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That Thursday was a long day for us all.  Mike had travelled to London on the Wednesday to spend time with M and help distract him from all that was planned.  As well as the extensive bowel prep, M had had a cannula put into his left hand on Wednesday afternoon and had once again impressed the nurses with his stoicism as he watched them put the needle in without shedding a tear.  He laughed and joked with them as they did it and even discussed whether they would need to put a second one in his other hand.

Mike arrived back on Kingfisher ward around 8am Thursday, bringing with him a much-needed croissant and vanilla latte for my breakfast.  M had been without food for 24 hours by this point and, whilst he accepted that I had to eat for my health, he didn’t want to see Mike eating food.  We sat with a nervous M and played endless rounds of Top Trumps as we waited for the nurses to come and prepare him for the scopes.  He eventually changed into a hospital gown and disappeared off to the Wii for one more game of Lego Batman with Mike to relieve the tension.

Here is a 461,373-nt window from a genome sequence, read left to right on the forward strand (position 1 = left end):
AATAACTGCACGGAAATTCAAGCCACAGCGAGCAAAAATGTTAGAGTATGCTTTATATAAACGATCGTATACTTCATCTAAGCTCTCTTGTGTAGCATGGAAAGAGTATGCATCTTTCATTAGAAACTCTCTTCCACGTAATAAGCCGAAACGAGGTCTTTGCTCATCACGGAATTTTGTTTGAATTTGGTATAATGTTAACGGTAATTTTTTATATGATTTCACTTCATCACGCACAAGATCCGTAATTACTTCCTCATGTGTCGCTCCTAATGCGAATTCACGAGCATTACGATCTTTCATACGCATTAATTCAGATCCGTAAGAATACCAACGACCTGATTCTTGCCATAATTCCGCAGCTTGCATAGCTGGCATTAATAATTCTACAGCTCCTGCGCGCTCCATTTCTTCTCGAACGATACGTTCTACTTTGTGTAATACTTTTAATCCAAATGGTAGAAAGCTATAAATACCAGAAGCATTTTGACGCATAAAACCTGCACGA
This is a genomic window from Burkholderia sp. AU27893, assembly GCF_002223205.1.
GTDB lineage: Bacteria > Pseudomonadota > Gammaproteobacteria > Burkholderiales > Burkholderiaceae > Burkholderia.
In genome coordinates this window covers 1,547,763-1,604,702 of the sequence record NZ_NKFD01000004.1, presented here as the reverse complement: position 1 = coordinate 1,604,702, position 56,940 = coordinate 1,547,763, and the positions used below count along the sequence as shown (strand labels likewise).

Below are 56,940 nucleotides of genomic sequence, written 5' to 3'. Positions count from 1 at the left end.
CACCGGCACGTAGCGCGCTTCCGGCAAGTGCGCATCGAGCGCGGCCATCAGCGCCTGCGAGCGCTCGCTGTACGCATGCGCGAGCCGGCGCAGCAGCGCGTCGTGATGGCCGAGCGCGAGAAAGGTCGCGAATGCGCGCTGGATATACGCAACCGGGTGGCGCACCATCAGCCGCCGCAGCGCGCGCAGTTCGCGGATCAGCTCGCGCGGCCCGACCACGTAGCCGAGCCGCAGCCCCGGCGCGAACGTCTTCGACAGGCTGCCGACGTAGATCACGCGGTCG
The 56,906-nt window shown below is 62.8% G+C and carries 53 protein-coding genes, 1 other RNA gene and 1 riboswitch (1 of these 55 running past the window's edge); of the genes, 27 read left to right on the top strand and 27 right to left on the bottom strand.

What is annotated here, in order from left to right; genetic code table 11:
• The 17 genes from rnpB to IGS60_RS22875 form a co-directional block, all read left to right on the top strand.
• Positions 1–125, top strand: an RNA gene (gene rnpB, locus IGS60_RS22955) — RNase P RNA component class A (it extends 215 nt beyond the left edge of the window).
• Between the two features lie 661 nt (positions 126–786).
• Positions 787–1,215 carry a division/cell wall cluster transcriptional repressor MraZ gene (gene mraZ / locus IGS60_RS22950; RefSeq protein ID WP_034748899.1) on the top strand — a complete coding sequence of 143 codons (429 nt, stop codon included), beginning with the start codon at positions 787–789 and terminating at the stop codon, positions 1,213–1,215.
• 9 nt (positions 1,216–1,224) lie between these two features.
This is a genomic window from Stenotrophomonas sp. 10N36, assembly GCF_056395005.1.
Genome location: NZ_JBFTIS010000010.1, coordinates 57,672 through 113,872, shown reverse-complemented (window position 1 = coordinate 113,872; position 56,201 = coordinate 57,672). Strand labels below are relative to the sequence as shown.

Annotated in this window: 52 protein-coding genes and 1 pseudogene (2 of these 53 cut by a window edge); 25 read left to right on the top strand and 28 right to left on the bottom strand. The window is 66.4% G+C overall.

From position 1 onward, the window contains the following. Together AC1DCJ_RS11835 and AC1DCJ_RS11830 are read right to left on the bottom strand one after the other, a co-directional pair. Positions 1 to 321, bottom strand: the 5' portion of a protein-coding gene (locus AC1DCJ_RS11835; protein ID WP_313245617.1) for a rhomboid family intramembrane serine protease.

Finally, the nurse and consultant arrived to meet us and summon M to the investigation suite.  We took Cat in with him, but M was determined to prove how brave he was and asked me to take Cat back to his bed with me.  We kissed him good luck, watched as the anaesthetist put the “magic milk” into his cannula, heard him count unsuccessfully to 10 and then beat a hasty retreat back to his cubicle to wait for it all to be over.